The monster is first introduced to us about 10 minutes into the movie via a scaly, webbed, and clawed hand reaching out of the river.  We will see this same style of 'arm reaching out of water', 'arm reaching into tent', 'arm reaching over edge of boat', 'arm reaching through porthole' - and the list goes on - about a thousand times in the movie, always accompanied by a shrill cacophony of trumpets or other brass instruments that very nearly drove me insane.  Honestly, if the audience were subjected to the unholy blast of trumpets one more time, there probably could have been a lawsuit regarding hearing impairment.

I've said it before and I'll say it now - sound is what makes the horror movie.  Yes, yes, there are images and ideas we love because they terrify us and stay with us (think the protagonist in the foreground of a shot going about his or her business with the killer in the background, just lurking there - gosh I love shots like that), but I am convinced that if you sat through even the scariest movie with the volume on mute, you would not be scared.  Now this probably isn't a revelation for most horror fans, but it's an interesting and important point nonetheless.  Nowadays we have beautifully crafted scores and memorable intros, themes, or even sounds that we associate automatically with certain kills, regardless of the merit of the kill(er) itself or the scare factor.  When we go back to old-fashioned horror such as Creature from the Black Lagoon, however, audiences weren't used to the sheer level or ferocity of horror that we know and love today in 2014.  Just imagine somebody from 60 years ago sitting through, say, Cabin in the Woods.  Needless to say, moral and societal standards have changed, as have scare tactics.  Unfortunately for this movie, the scare tactic was to pair a not-quite-scary shot of Gill-man with blasting brass instruments.  When this is done about 50 times over, the result may have been shocking in '54, but in '14 it comes off as a little tacky.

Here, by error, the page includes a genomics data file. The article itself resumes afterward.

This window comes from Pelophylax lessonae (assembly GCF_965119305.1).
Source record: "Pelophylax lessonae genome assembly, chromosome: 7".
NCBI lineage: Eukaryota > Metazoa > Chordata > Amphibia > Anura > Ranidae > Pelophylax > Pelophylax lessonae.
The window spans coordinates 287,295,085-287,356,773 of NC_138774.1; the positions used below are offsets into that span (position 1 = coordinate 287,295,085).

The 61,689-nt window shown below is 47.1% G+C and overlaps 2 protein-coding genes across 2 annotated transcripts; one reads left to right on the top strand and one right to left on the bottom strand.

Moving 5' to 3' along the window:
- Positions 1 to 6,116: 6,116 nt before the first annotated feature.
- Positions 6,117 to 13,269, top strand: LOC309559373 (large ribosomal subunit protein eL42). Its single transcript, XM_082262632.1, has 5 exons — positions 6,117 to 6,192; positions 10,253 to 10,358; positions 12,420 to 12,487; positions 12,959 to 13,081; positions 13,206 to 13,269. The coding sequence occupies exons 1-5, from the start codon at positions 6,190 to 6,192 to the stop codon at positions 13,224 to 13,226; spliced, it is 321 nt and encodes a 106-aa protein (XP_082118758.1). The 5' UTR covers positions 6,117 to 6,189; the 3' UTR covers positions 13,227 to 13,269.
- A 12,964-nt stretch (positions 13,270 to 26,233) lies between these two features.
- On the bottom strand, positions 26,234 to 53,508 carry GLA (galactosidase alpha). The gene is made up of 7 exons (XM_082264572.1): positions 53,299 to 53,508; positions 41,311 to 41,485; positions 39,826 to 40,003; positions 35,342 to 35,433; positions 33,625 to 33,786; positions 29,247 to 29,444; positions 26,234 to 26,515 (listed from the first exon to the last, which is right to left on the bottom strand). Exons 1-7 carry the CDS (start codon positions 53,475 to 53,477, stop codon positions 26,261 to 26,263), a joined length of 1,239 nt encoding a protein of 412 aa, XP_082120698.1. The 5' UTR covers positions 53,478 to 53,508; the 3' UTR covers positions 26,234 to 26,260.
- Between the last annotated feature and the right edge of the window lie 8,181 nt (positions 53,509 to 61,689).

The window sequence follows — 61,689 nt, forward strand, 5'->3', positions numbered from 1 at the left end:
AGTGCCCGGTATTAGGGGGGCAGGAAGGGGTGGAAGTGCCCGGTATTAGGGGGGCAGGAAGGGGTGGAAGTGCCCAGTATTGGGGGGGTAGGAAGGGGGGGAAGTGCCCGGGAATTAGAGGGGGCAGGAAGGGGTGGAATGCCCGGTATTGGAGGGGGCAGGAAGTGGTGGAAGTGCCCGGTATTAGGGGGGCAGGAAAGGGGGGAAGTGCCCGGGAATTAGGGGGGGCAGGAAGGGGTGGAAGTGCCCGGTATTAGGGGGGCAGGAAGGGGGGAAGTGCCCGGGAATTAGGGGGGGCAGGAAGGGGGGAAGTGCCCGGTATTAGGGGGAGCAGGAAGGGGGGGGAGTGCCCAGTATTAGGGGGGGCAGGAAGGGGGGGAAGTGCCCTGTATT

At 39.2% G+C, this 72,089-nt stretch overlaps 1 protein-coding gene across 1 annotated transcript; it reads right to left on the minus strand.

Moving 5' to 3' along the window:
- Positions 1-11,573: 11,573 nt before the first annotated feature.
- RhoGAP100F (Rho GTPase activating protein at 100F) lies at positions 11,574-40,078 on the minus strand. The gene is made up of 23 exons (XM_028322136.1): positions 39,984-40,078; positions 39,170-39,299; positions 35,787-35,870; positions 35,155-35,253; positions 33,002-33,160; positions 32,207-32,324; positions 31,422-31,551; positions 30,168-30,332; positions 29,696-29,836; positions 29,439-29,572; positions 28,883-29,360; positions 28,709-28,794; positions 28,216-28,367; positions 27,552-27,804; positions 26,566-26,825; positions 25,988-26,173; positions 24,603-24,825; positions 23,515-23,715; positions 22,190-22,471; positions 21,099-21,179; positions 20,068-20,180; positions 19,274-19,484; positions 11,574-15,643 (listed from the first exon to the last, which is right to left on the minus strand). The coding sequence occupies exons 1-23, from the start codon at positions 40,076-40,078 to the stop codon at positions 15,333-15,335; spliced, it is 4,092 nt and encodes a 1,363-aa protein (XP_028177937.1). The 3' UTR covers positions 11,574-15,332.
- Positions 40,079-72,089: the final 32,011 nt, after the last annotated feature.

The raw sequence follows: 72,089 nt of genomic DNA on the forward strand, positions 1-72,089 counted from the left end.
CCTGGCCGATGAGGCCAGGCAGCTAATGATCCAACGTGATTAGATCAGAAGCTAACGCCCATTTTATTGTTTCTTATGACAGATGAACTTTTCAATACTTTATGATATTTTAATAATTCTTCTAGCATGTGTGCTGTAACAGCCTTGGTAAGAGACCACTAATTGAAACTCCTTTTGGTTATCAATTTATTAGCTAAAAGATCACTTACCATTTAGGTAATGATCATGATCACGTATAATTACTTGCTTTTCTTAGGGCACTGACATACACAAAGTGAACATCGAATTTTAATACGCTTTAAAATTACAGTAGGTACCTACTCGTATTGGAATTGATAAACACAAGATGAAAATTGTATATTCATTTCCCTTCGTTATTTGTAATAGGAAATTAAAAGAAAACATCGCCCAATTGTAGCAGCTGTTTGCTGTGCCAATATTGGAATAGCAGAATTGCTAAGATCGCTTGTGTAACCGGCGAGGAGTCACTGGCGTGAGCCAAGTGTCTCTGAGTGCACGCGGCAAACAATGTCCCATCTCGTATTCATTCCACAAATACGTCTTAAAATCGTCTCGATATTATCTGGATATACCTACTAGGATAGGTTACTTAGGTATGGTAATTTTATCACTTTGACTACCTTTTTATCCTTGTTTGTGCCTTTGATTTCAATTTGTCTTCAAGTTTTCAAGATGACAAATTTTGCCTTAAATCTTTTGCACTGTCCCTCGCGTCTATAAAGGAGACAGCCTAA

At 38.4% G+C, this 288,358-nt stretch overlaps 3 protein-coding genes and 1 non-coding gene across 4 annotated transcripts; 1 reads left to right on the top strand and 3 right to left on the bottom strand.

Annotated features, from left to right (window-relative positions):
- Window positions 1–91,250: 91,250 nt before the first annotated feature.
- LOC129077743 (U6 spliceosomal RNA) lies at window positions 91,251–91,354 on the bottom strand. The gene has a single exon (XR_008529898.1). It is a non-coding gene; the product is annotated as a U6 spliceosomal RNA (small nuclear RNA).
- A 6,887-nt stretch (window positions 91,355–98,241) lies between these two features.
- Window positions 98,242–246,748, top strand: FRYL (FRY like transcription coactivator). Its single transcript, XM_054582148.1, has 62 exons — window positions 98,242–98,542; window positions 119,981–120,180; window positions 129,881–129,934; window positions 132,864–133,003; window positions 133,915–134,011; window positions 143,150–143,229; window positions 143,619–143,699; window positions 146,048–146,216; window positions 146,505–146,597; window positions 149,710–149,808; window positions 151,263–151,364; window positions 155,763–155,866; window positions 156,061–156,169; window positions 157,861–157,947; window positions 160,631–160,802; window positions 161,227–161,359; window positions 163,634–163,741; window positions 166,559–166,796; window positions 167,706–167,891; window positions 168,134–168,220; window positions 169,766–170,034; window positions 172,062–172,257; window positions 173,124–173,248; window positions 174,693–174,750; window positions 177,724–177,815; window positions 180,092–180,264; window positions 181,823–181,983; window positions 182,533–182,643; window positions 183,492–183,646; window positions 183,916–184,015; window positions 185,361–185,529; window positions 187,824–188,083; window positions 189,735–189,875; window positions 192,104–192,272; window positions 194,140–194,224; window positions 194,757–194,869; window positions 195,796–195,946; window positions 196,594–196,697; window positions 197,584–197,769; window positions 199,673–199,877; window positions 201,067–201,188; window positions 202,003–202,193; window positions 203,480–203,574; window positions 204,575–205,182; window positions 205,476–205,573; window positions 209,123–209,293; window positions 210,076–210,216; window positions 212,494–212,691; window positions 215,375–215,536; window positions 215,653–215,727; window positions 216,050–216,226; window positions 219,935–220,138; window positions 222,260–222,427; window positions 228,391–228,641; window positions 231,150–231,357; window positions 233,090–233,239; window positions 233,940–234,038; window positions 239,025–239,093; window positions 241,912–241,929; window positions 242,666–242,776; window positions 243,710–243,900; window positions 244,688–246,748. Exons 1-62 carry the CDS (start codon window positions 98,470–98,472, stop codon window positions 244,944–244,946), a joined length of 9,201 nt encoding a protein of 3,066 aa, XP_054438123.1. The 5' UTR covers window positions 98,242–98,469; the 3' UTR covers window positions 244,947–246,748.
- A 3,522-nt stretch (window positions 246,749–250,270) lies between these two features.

This movie, like other Universal Horrors, is too old to be scary.  Aside from the repetitive 'hand' bit, and a few scenes of underwater pursuit, there isn't much suspense either.  Browning, who spends his screen time swimming around in a very human and not monstrous fashion, didn't have much room to work with in terms of scariness.  Chapman, on the other hand, lugs around on land much like Frankenstein (who he cited as an inspiration for his role), whereas I think Gill-man would have been much scarier if he had rapid movements on land.  Oh well.  Lots of lost potential there.

What this movie does boast and fantastically are its underwater shots.  The scenery throughout the whole film is great - I would absolutely love to see this film in color (I'm sure it's on the internet somewhere).  Browning, a famous and I think still-active underwater stunt coordinator, along with actors Carlson and Denning deliver really cool scenes in the lagoon, even if they're just splashing around or tying rope around fallen trees.  It's very interesting that this was shot and released in 3-D.


As far as plot goes, the movie is all right.  It only takes about 4 minutes for the movie to introduce the beautiful Julie Adams, who we know from the movie poster will be our damsel in distress.  My big question about this movie is why does Gill-man seemingly fall for her?  And what is he planning on doing with her?  I guess this questions goes for most classic monster movies.

The other interesting thing about this movie is the ambivalent nature of the Creature.  Who strikes first?  I mean, sure, if I were in the Amazon and Gilly popped his head into my tent to say hi, I would do everything in my power to frighten him off or kill him.  Fight or flight, am I right?  So although the two assistants at the beginning only throw small items at Gill-man before he kills them, you could argue that the monster was just reacting with the violence he was shown.  Was he going to harm Kay?  It doesn't look that way.  There's a lot to be said here about the environmental effects of humans in the Amazon, etc, etc.  Much like other Universal Monsters when confronted by angry, pitchfork or powered harpoon gun-brandishing humans, who's the real bad guy?

Final critique:  This is a fun movie that today falls more under a sci-fi thriller than a horror.  Since its debut in 1954, Creature from the Black Lagoon has spawned several sequels as well as countless references and allusions that has secured Gill-man a place in American and global horror culture.  This is a fun movie to watch when you're looking for a sort of retro sci-fi.  Very few scares, and the ones that are there aren't scary.  With a run time of only 79 minutes, why not watch this classic?